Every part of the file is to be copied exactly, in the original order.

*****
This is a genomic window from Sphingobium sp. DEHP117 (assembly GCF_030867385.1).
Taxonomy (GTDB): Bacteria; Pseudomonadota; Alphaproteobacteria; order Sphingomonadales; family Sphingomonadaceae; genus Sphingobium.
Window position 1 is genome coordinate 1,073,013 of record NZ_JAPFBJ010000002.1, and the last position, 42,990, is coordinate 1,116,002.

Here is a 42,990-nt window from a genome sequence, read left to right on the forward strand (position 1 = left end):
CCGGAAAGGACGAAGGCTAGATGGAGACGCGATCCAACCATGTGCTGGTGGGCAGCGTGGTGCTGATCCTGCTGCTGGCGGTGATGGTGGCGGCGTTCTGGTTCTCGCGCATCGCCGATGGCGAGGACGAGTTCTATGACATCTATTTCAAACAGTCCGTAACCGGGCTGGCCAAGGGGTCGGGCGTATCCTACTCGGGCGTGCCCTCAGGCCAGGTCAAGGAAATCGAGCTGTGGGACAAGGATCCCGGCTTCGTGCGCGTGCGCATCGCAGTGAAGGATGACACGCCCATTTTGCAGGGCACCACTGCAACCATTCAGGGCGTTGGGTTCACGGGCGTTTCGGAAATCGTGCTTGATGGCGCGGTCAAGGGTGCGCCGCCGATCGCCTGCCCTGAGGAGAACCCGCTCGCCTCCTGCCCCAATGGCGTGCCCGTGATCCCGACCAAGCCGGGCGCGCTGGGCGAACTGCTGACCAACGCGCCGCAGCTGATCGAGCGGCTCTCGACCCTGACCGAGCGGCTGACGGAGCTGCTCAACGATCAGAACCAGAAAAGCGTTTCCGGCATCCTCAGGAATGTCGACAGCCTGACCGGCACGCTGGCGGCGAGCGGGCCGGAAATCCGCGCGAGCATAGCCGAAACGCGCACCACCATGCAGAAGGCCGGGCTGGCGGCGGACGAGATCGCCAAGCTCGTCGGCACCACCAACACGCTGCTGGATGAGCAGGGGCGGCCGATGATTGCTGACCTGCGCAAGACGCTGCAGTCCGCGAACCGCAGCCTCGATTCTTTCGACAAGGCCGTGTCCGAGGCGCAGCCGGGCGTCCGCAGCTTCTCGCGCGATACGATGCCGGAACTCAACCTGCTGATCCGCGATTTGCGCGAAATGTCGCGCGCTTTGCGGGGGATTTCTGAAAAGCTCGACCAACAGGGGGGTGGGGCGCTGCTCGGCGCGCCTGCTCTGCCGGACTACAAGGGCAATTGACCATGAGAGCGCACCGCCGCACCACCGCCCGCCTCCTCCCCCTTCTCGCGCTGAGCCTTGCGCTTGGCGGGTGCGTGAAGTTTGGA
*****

This is a genomic window from Sphingobium sp. DEHP117 (assembly GCF_030867385.1).
Taxonomy (GTDB): Bacteria; Pseudomonadota; Alphaproteobacteria; order Sphingomonadales; family Sphingomonadaceae; genus Sphingobium.
Window position 1 is genome coordinate 1,073,013 of record NZ_JAPFBJ010000002.1, and the last position, 42,990, is coordinate 1,116,002.

Here is a 42,990-nt window from a genome sequence, read left to right on the forward strand (position 1 = left end):
CCGGAAAGGACGAAGGCTAGATGGAGACGCGATCCAACCATGTGCTGGTGGGCAGCGTGGTGCTGATCCTGCTGCTGGCGGTGATGGTGGCGGCGTTCTGGTTCTCGCGCATCGCCGATGGCGAGGACGAGTTCTATGACATCTATTTCAAACAGTCCGTAACCGGGCTGGCCAAGGGGTCGGGCGTATCCTACTCGGGCGTGCCCTCAGGCCAGGTCAAGGAAATCGAGCTGTGGGACAAGGATCCCGGCTTCGTGCGCGTGCGCATCGCAGTGAAGGATGACACGCCCATTTTGCAGGGCACCACTGCAACCATTCAGGGCGTTGGGTTCACGGGCGTTTCGGAAATCGTGCTTGATGGCGCGGTCAAGGGTGCGCCGCCGATCGCCTGCCCTGAGGAGAACCCGCTCGCCTCCTGCCCCAATGGCGTGCCCGTGATCCCGACCAAGCCGGGCGCGCTGGGCGAACTGCTGACCAACGCGCCGCAGCTGATCGAGCGGCTCTCGACCCTGACCGAGCGGCTGACGGAGCTGCTCAACGATCAGAACCAGAAAAGCGTTTCCGGCATCCTCAGGAATGTCGACAGCCTGACCGGCACGCTGGCGGCGAGCGGGCCGGAAATCCGCGCGAGCATAGCCGAAACGCGCACCACCATGCAGAAGGCCGGGCTGGCGGCGGACGAGATCGCCAAGCTCGTCGGCACCACCAACACGCTGCTGGATGAGCAGGGGCGGCCGATGATTGCTGACCTGCGCAAGACGCTGCAGTCCGCGAACCGCAGCCTCGATTCTTTCGACAAGGCCGTGTCCGAGGCGCAGCCGGGCGTCCGCAGCTTCTCGCGCGATACGATGCCGGAACTCAACCTGCTGATCCGCGATTTGCGCGAAATGTCGCGCGCTTTGCGGGGGATTTCTGAAAAGCTCGACCAACAGGGGGGTGGGGCGCTGCTCGGCGCGCCTGCTCTGCCGGACTACAAGGGCAATTGACCATGAGAGCGCACCGCCGCACCACCGCCCGCCTCCTCCCCCTTCTCGCGCTGAGCCTTGCGCTTGGCGGGTGCGTGAAGTTTGGA